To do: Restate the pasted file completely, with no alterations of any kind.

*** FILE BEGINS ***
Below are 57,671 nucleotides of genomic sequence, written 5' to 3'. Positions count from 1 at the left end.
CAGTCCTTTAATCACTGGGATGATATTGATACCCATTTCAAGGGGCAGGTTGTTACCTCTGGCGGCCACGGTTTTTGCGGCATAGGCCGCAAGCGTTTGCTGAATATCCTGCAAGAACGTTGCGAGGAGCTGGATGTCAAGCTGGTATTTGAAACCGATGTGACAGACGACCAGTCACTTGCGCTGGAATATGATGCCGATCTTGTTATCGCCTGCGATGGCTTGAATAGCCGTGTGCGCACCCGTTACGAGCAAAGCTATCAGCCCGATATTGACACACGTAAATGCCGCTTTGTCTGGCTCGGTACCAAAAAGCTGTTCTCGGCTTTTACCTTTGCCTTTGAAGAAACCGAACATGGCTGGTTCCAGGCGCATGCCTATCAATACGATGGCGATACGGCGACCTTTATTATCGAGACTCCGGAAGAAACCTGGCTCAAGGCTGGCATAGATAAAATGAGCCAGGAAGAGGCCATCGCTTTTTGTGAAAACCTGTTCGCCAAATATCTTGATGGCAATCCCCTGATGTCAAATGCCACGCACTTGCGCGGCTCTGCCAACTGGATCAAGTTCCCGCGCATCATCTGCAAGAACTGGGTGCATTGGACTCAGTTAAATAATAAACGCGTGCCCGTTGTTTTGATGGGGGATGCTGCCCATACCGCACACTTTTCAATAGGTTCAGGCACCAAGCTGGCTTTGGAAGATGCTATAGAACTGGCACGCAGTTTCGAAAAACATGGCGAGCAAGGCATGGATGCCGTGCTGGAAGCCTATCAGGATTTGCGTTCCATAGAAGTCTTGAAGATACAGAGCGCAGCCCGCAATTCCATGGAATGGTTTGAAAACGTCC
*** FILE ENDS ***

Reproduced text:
Below are 57,671 nucleotides of genomic sequence, written 5' to 3'. Positions count from 1 at the left end.
CAGTCCTTTAATCACTGGGATGATATTGATACCCATTTCAAGGGGCAGGTTGTTACCTCTGGCGGCCACGGTTTTTGCGGCATAGGCCGCAAGCGTTTGCTGAATATCCTGCAAGAACGTTGCGAGGAGCTGGATGTCAAGCTGGTATTTGAAACCGATGTGACAGACGACCAGTCACTTGCGCTGGAATATGATGCCGATCTTGTTATCGCCTGCGATGGCTTGAATAGCCGTGTGCGCACCCGTTACGAGCAAAGCTATCAGCCCGATATTGACACACGTAAATGCCGCTTTGTCTGGCTCGGTACCAAAAAGCTGTTCTCGGCTTTTACCTTTGCCTTTGAAGAAACCGAACATGGCTGGTTCCAGGCGCATGCCTATCAATACGATGGCGATACGGCGACCTTTATTATCGAGACTCCGGAAGAAACCTGGCTCAAGGCTGGCATAGATAAAATGAGCCAGGAAGAGGCCATCGCTTTTTGTGAAAACCTGTTCGCCAAATATCTTGATGGCAATCCCCTGATGTCAAATGCCACGCACTTGCGCGGCTCTGCCAACTGGATCAAGTTCCCGCGCATCATCTGCAAGAACTGGGTGCATTGGACTCAGTTAAATAATAAACGCGTGCCCGTTGTTTTGATGGGGGATGCTGCCCATACCGCACACTTTTCAATAGGTTCAGGCACCAAGCTGGCTTTGGAAGATGCTATAGAACTGGCACGCAGTTTCGAAAAACATGGCGAGCAAGGCATGGATGCCGTGCTGGAAGCCTATCAGGATTTGCGTTCCATAGAAGTCTTGAAGATACAGAGCGCAGCCCGCAATTCCATGGAATGGTTTGAAAACGTCC